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Click through to see all the innovative materials used in Natalie’s home

The first bedroom we see is a lovely example of the detail Natalie has gone into, from taking apart a light and replacing the cord and ceiling fixture to create the eye catching colour scheme. This bedroom along with the beautiful window giving natural daylight is the perfect room for a young person to grow up in. Behind the walls and under the floor is the wood fibre insulation that is breathable so moisture can pass through and the VOC free MDF board. Noticeably, the paint and edge finishes are pretty much faultless, the sharp and straight edges add class to the room. Overall, a brilliant example of a retrofit bedroom.

Bedroom light

The bathroom is modern and stylish, with a mirror covering the whole of one wall, giving the impression of a very large room. The stunning hanging glass light fittings are specialised for bathrooms to avoid a build-up of condensation, and they are fitted with dimmable  LED filament bulbs, which are particularly energy efficient.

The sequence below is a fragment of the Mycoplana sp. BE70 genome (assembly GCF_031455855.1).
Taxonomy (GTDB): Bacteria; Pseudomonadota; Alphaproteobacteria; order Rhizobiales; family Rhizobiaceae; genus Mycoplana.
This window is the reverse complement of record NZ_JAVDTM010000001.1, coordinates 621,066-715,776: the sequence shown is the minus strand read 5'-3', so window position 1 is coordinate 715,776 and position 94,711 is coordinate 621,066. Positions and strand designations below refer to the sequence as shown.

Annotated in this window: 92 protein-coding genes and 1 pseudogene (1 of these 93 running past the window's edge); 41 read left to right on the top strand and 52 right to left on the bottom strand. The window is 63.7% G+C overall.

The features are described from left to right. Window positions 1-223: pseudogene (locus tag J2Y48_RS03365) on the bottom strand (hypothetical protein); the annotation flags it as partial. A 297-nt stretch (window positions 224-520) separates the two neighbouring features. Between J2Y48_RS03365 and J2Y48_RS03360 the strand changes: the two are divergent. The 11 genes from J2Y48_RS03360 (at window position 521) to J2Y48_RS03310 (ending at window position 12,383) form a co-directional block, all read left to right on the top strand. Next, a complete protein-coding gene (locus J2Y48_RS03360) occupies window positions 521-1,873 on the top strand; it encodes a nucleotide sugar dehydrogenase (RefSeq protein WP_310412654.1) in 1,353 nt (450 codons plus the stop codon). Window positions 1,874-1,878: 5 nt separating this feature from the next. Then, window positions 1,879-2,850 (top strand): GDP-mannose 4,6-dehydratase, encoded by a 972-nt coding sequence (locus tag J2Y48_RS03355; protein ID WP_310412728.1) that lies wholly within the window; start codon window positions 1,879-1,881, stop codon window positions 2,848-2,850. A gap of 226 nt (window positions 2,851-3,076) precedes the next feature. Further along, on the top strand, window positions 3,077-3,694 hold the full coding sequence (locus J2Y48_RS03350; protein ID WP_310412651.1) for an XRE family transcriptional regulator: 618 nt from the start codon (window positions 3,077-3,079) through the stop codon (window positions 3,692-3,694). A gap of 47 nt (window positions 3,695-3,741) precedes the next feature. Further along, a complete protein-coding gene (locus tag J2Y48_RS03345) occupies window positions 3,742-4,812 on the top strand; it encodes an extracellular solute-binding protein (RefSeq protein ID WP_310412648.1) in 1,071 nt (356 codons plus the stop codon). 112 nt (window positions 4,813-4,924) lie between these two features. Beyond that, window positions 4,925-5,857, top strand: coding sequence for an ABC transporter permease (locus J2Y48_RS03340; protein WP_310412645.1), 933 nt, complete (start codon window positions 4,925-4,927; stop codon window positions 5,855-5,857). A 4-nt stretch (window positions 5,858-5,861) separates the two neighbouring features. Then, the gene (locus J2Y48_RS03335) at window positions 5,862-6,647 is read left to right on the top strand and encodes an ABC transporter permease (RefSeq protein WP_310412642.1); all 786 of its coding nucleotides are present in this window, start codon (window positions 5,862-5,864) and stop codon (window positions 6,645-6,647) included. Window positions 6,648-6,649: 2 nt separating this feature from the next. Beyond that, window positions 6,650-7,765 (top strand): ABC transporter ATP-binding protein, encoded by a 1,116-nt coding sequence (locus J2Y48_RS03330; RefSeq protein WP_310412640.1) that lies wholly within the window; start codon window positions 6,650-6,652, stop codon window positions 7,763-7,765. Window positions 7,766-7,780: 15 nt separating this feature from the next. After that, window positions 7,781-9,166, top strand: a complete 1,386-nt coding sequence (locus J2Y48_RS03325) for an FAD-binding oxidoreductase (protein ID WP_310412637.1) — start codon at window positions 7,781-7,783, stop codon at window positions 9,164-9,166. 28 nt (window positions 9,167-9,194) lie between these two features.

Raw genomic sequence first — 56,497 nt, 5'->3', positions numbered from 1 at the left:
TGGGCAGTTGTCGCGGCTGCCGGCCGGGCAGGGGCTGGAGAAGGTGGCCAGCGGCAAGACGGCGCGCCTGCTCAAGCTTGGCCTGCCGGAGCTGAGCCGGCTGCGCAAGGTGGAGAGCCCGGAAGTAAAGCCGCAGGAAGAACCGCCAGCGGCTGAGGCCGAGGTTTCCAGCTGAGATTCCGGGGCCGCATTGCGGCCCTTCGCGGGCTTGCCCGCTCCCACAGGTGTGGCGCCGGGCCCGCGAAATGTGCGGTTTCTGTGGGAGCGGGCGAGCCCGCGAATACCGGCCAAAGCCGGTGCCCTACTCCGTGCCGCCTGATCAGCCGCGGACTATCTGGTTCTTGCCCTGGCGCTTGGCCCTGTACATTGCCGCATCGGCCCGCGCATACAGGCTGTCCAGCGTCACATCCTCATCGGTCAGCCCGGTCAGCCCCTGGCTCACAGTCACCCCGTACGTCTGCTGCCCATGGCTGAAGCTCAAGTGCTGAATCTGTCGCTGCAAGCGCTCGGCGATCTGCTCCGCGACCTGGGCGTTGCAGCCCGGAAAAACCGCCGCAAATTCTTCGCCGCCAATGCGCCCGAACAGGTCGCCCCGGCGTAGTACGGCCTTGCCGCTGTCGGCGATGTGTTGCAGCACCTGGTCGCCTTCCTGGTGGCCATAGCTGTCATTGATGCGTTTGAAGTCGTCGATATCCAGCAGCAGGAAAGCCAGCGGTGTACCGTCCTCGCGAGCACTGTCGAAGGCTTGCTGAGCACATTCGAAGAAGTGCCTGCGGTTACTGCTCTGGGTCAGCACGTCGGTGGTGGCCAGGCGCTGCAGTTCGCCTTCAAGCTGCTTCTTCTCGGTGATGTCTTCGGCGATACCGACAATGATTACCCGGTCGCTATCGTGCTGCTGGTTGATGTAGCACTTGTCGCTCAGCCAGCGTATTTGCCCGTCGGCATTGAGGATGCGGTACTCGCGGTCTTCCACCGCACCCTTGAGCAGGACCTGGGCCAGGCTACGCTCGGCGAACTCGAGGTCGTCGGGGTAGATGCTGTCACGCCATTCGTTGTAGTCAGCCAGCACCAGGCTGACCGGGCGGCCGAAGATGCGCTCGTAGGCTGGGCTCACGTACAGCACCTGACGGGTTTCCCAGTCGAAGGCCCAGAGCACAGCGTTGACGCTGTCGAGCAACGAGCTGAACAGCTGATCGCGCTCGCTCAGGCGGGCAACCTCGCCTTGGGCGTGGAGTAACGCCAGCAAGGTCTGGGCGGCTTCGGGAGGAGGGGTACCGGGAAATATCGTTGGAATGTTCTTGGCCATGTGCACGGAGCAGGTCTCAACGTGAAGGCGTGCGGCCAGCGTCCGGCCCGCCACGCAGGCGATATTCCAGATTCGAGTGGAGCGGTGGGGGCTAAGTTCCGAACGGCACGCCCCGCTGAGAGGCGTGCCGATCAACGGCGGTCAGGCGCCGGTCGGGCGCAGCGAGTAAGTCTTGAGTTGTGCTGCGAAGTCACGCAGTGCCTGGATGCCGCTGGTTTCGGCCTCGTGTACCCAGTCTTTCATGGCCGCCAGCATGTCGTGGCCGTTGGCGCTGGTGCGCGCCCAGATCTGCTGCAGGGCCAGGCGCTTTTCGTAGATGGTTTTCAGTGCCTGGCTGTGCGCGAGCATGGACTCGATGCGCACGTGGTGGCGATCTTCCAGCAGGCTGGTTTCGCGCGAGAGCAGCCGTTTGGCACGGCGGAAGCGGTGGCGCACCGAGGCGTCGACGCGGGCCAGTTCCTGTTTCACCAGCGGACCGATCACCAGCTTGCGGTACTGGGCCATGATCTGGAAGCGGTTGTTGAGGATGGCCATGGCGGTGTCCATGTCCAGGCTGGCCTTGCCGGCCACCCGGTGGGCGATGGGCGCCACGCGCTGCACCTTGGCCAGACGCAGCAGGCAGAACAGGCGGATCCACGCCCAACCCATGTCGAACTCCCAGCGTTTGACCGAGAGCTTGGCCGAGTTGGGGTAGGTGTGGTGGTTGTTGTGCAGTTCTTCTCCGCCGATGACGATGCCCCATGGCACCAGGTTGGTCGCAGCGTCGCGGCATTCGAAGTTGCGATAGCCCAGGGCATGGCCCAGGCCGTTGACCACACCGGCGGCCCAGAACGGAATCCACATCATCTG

Retrofit in London, enbee architects

Bathroom with ‘re-loved’ tiles

The pickled VOC-free MDF has been used next to the bath, and other areas that are near water.

bathroom sink

Natalie’s aim to reuse materials is visible in her garden too. She is using old bricks to rebuild a wall, creating a flowerbed and pathway.

The recycling of bricks is a good way to save time, money, and any unwanted materials including all the packaging that comes with crates of bricks. Natalie has budgeted her project very well and by using cost saving initiatives her retrofit house is achievable for the environmentally and economically concerned.   

Passive House retrofit

‘Thank you Natalie and Ben for letting us into your home and inspiring us to inform others on realistic and inspiring ways to retrofit.’ Phoebe and Taormina.  

Natalie Black is passionate about architecture and design and in 2006 set up her own furniture design company based in Jamaica. Much like her architecture work, her furniture company used local materials, encouraging sustainability. In terms of her architectural work, when building she focuses on insulation, reducing heat loss, controlling ventilation and installing the most up to date energy efficient appliances such as boilers and solar panels. Check our Natalie’s work on her website.

Youth Bloggers: 

Phoebe Rowe and Taormina Miller 

Taormina Miller is a final year Photography student at Manchester School of Art.


Phoebe Rowe is a final year Psychology student at UCL, interested in behaviour change around sustainability and climate change mitigation. Linkedin

 The Youth Blog is supported by our Gold Patrons and provides a unique opportunity to interview and learn about sustainable and heritage business and also develop professional practice under the wing of the Blue Patch team.